My IT/Corporate buyer says I have to buy from [Company].  Can you help me justify purchasing from you?

Yes, we can try to help.  In the past we have shared with them how the needs of a simulation user are different and how going with a CUBE HVPC system that is outside of their standard domain, is actually a good thing.  When they see the money they are saving it helps in their decision.

I need help convincing my co-workers/boss/IT department that a HVPC approach is a good fit for us, can you help with that?

We would be more than happy to get on a conference call with anyone in your company that questions HVPC. Maybe it is not the typical purchase for your company, but either way we will explain the pro’s and con’s and let you decide.

How do you build Cube HVPC systems? What quality standards and procedures do you follow? Are you ISO certified?  Are your systems UL or CE certified?

We build them in a cubicle next to where the IT guys sit.  We do not follow a standard procedure and we have no certification.  These are inexpensive systems and to keep them that way we have no ISO or quality program for them.  We can share with you a detailed build document that shows everything we did, what parts we used, and where they came from.

I live in [Some country other than the US].  Can I purchase a Cube HVPC System?

Right now we only sell in the US.  There are a lot of legal issues with selling outside of the US so we are going to keep things simple for now.

I’m so cheap I don’t even want to pay PADT your ridiculously low prices to put these systems together.  Will you tell me what parts you use so I can build my own?

Sure, we’ll send you a list of the parts we usually use.

Will you benchmark my problem on a Cube HVPC System?

Maybe, if we have a machine to run on. In order to keep costs down we don’t keep an inventory and what machines we do have get used for by our engineers.  So please do ask and we will let you know.

Can I have a machine to try out at my place?

No, to keep costs down we don’t keep an inventory for sale or demo. We do have a few machines we can move around, but in most cases it is not feasible. 

Our FEA engineers keep pestering me about using the new NVidia TESLA C2075 GPU with ANSYS. Do you have relevant benchmark data that can help me better understand the benefits of GPU computing for the scientific community?

Yes, please use our PADT benchmark page.  However, for 2012 we do have some of the latest benchmark data on the Nvidia GPU’s using the industry standard V14sp-5 HPC Benchmark

ANSYS R14 with Nvidia TESLA C2075 GPU Benchmarks:

ANSYS Benchmarks with PADT benchmark #7

Will [Software Package Name] run on a Cube HVPC System?

All ANSYS, Inc. products run.  These are very standard Linux systems and supported it will probably work.  In some cases, we would have to test other software programs for you.

Will you load [Software Package Name] on my Cube HVPC System before you ship it to me?  Even if it is a competitor of ANSYS, Inc?

Yes.  If you send complete instructions, a support number to call if we have problems, and a simple test case,  loading software and testing it is part of the purchase price.

Can I lease a CUBE HVPC System?

We do not offer leases except to our ANSYS, Inc. software customers that we sell software to and support.  It is another one of those things that drives up the price for everyone. If you need to lease we will be happy to work with a third party leasing company.

I only need extra horsepower for a short period of time, can I rent a CUBE HVPC System for a few weeks or by the month?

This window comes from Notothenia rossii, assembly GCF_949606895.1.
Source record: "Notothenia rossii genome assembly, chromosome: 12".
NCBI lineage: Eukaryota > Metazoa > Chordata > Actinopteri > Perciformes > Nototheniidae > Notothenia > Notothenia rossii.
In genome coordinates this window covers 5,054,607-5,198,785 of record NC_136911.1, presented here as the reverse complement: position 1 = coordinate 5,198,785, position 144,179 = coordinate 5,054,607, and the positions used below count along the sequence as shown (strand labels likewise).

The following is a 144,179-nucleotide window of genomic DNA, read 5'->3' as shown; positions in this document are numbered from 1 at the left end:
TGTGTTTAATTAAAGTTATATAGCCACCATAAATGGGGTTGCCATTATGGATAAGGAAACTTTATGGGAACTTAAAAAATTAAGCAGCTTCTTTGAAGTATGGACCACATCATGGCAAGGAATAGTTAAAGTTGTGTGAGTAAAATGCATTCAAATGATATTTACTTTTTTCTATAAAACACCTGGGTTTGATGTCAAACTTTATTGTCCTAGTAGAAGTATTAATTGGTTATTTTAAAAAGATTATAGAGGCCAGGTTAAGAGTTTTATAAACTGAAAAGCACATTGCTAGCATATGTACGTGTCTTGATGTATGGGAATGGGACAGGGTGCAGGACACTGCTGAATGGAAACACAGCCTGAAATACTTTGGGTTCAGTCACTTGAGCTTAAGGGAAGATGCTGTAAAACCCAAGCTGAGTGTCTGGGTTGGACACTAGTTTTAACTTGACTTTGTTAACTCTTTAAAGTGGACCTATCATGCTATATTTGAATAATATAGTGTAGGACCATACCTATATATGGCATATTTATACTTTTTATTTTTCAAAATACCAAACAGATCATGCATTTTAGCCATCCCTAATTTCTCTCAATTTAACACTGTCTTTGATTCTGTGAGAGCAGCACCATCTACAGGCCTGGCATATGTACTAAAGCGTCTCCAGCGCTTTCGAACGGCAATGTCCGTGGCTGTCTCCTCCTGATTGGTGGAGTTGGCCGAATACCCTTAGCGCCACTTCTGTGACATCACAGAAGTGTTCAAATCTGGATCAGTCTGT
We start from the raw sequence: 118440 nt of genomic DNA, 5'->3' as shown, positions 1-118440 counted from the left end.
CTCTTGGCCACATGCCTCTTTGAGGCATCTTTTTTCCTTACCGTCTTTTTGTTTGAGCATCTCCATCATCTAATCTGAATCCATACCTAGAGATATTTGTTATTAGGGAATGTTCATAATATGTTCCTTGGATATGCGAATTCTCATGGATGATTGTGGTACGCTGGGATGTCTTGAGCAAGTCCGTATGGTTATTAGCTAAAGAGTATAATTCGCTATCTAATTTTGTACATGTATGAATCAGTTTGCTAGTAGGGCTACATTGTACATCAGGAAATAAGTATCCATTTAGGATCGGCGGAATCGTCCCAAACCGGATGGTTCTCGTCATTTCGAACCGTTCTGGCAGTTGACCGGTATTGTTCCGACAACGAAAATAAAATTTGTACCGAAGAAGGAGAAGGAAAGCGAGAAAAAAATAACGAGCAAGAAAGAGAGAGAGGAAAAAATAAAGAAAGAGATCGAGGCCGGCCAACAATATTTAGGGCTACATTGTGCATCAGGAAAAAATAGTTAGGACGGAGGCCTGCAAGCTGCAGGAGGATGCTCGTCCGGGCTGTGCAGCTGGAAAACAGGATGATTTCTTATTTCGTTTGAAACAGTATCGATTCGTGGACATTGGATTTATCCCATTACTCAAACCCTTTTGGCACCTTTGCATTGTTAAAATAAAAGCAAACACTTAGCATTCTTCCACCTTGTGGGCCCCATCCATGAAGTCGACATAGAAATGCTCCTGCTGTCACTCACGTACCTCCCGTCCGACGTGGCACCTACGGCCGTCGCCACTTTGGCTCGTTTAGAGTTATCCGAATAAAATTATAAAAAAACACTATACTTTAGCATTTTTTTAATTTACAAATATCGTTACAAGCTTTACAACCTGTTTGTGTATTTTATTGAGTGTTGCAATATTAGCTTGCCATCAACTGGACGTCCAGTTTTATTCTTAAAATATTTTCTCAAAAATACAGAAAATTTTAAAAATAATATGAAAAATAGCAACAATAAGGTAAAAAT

If we have systems available, we might be able to work out a short term rental.  However, in the end it is often less expensive to just to buy a system.

Can I rent time on one of your CUBE HVPC Systems?

Sorry, but no.  The systems in house are busy and have confidential customer data on them. 

Some common ANSYS benchmark terms.

Rating- Rating is the primary metric used to report performance results of the Fluent Benchmarks. It is defined as the number of benchmarks that can be run on a given machine (in sequence) in a 24 hour period. It is computed by dividing the number of seconds in a day (86400 seconds) by the number of seconds required to run the benchmark. A higher rating means faster performance.

Speedup - Speedup is the ratio of wall-clock time required to complete a given calculation using a single processor to that of the equivalent calculation performed on a concurrent machine. Its value ranges from 0 to the number of processors used for the parallel run. When the speedup is equal to the number of processors used, the speedup is called perfect or linear. Sometimes the speedup will exceed the number of processors. This is referred to as super-linear speedup, and is often caused by the availability and use of larger amounts of "fast" memory (e.g. cache or local memory) compared to the single processor run.

Efficiency - Efficiency is the speedup normalized by the number of processors used, presented as a percentage. It indicates the overall utilization of the CPUs during a parallel calculation. An efficiency of 100% indicates that each CPU is completely occupied with computation during the course of a run, and corresponds to a linear speedup. An efficiency of 60% indicates that each CPU is performing useful computation only 60% of the time. The remaining time is spent waiting for other functions, such as parallel communication or work on other processors, to complete.

Redzone - The redzone is defined as the region of greater than 66% efficiency. It is arbitrarily selected as a region that it is favorable to perform a production run (to limit the amount of time a processor is idle while waiting, for example, for the communication phase of the calculation to complete).

Redzone Rating - The redzone rating is defined as the maximum rating achieved with a parallel run of a given benchmark and platform that occurs within the redzone.

Peak Rating - The peak rating is defined as the maximum rating achieved for a parallel run of a given benchmark and platform with any number of processors.